President Bush on Friday accused Russia of "bullying and intimidation" in its harsh military treatment of Georgia, saying the people in the former Soviet republic have chosen freedom and "we will not cast them aside."
Bush ratcheted up his rhetoric against Moscow as Secretary of State Condoleezza Rice was in Tbilisi, Georgia to pursue a diplomatic solution to the week-old crisis. Standing alongside Rice, pro-Western President Mikhail Saakashvili said he had signed a cease-fire agreement with Russia that protects Georgia's interests despite concessions to Moscow.
Rice said all Russian troops "must leave immediately" and said she had been told that Russian President Dmitry Medvedev will sign an identical pact.
The rush of events came as Bush began a two-week holiday from Washington. He left the White House after his remarks and flew to his ranch in Texas. Rice is to arrive there early Saturday to brief the president about the showdown between Moscow and Tbilisi over two separatist provinces in Georgia.
"Georgia's sovereignty and territorial integrity must be respected," said Bush, speaking just outside the Oval Office.
With just five months remaining in his administration, Bush faces one of his biggest foreign policy challenges in dealing with a suddenly assertive Russia, along with unfinished wars in Iraq and Afghanistan and the deeply troubled search for peace in the Middle East. Bush's influence is waning as the world turns its attention to the race to determine who will succeed him.
Bush said that Russia, with its air, sea and land attacks in Georgia, had damaged its relations with the United States and other Western powers.
"Bullying and intimidation are not acceptable ways to conduct foreign policy in the 21st century," the president said. "Only Russia can decide whether it will now put itself back on the path of responsible nations or continue to pursue a policy that promises only confrontation and isolation.
"To begin repairing relations with the United States, Europe and other nations and to begin restoring its place in the world, Russia must respect the freedom of its neighbors," Bush said.
The White House has hedged on what consequences Russia might face. The administration is considering expelling Russia from international groups such as the Group of Eight industrialized nations. Questions also have been raised about U.S. cooperation with Russia in space.
"We need to see where this all ends up," White House deputy press secretary Gordon Johndroe said on Air Force One, flying to Texas with Bush. "We are hopeful that we can continue cooperation with the Russians _ and that's across the board. But a lot of this depends on Russia, and what Russia's actions are in the near future. Right now their actions have been inconsistent ... with the fundamental principles of a Europe whole, free and at peace. So cooperation on a wide range of issues going forward depends on the actions that Russia takes."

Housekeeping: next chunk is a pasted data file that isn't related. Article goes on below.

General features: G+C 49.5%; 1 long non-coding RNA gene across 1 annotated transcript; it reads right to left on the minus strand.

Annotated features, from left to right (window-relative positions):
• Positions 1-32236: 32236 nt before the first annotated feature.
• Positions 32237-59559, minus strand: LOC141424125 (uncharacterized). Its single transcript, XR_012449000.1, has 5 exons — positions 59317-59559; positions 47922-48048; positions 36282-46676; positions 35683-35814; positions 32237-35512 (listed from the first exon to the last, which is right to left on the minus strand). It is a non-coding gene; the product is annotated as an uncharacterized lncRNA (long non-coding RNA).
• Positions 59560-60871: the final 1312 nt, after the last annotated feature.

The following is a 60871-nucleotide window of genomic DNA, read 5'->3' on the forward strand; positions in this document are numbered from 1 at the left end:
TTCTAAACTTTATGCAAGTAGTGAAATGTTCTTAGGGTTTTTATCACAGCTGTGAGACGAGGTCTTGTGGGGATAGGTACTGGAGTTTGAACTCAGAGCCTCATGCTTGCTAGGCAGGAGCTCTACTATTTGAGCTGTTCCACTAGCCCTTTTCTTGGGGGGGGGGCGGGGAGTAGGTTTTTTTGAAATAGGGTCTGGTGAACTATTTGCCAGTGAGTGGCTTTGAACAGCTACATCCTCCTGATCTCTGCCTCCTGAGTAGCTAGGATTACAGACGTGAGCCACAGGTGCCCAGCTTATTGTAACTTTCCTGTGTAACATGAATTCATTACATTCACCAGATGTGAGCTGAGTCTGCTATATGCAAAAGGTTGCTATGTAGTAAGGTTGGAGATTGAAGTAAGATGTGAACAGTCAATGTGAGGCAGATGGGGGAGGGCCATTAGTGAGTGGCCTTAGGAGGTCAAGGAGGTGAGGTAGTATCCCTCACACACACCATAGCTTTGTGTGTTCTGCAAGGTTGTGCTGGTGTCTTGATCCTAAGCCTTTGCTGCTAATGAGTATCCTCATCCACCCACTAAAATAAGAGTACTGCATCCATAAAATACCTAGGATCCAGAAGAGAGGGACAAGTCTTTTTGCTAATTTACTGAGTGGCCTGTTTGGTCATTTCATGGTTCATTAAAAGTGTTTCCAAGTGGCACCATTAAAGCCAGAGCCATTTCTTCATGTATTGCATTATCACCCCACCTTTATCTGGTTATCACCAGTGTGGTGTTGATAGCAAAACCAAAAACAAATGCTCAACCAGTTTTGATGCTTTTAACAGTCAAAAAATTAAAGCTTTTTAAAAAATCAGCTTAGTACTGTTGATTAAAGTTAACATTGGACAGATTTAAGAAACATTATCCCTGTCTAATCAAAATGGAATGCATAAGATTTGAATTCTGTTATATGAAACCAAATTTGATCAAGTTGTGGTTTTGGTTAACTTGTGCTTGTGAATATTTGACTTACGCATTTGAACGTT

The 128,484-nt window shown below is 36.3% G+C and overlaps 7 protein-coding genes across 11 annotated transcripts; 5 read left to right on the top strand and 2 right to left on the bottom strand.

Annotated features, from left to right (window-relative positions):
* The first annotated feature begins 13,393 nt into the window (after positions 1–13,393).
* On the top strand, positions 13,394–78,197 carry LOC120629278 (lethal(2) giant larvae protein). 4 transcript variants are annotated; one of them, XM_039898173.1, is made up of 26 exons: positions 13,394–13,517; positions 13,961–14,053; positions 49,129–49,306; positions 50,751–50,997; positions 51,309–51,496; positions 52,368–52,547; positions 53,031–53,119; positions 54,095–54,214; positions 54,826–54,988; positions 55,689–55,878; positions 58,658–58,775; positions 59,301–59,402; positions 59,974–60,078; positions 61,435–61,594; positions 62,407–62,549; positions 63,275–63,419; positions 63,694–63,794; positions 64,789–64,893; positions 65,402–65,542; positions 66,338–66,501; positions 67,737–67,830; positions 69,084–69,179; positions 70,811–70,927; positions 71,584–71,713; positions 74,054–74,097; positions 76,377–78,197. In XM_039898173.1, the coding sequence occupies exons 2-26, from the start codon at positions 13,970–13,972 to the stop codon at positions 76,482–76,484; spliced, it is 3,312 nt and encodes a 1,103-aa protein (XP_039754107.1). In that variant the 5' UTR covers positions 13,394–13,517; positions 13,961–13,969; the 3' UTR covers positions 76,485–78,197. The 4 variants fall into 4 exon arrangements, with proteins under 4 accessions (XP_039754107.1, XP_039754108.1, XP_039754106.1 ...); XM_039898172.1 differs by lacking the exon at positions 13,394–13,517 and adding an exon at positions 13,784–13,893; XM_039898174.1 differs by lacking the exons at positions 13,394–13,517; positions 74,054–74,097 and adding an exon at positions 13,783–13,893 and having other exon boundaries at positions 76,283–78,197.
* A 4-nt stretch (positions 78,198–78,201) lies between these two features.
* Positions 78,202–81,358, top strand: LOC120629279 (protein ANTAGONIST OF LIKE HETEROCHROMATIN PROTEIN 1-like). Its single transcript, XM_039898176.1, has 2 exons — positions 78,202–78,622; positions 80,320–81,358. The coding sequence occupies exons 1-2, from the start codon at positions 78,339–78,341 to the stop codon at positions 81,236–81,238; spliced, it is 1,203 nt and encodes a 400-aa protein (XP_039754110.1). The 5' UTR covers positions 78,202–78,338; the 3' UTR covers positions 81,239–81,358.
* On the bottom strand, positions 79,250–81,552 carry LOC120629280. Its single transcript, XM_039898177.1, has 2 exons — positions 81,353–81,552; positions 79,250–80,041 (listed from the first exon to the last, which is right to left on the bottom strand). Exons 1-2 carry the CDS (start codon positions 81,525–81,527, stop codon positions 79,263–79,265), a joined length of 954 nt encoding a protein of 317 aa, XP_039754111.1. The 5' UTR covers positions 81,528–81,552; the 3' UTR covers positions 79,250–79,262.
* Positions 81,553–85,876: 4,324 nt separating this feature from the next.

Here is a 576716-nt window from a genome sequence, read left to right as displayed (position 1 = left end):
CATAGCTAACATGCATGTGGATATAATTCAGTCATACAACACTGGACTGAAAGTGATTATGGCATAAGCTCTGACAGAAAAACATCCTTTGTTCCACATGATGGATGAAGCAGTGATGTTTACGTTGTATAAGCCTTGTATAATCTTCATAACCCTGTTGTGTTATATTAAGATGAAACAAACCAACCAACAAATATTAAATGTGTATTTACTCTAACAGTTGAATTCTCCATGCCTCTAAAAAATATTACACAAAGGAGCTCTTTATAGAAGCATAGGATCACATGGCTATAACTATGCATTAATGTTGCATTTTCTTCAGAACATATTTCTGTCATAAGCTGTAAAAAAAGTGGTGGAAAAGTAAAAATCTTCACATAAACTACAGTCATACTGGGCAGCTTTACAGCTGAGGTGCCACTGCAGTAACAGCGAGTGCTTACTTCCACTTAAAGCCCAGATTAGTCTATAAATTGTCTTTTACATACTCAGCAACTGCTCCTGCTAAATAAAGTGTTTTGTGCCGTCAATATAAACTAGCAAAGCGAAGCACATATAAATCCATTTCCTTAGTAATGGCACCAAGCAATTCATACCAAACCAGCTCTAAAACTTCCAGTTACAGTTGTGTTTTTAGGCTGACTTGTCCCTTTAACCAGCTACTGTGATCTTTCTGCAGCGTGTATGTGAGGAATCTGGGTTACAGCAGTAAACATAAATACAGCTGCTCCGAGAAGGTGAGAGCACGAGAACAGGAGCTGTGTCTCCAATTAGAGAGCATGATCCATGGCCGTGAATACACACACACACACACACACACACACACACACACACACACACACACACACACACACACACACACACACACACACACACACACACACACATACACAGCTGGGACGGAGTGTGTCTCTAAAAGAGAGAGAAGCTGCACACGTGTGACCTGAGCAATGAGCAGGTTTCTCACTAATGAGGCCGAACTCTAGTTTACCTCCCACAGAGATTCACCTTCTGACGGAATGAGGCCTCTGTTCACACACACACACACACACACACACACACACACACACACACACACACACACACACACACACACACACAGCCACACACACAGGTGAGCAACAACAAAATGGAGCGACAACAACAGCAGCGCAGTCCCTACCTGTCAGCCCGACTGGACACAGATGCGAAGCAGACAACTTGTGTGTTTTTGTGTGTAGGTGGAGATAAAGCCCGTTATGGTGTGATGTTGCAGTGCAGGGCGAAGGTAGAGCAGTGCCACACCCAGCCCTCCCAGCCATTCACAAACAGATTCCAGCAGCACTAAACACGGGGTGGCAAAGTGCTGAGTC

Even before the crisis in Georgia, tensions between Washington and Moscow have been rising over disputes such as the independence of Kosovo, NATO's expansion toward Russia's borders and U.S. plans for a missile defense system in Eastern Europe. Moscow was infuriated when the United States and Poland reached a deal Thursday to install a U.S. missile defense base on Polish territory.
Still, Bush said, "The Cold War is over. The days of satellite states and spheres of influence are behind us."
The United States has rushed humanitarian aid to Georgia, using U.S. military planes that put American forces in the midst of the showdown with Moscow.
"Moscow must honor its commitment to withdraw its invading forces from all Georgian territory," Bush said.
The president said Americans might be perplexed why the United States had drawn a line in the sand in defense of Georgia, an impoverished country that is largely unknown on the world stage.
"In the years since its gained independence after the Soviet Union's collapse, Georgia's become a courageous democracy," Bush said. "It's people are making the tough choices that are required of free societies. Since the Rose Revolution in 2003, the Georgian people have held free elections, opened up their economy, and built the foundations of a successful democracy."
Aligning itself firmly with Washington, Georgia sent troops to Afghanistan and Iraq. Bush visited Georgia in a show of solidarity and promised that the United States would stand with the former Soviet republic.
"The people of Georgia have cast their lot with the free world, and we will not cast them aside," the president pledged on Friday.
Bush on Friday called President Toomas Hendrik Ilves of Estonia to talk about the situation in Georgia.'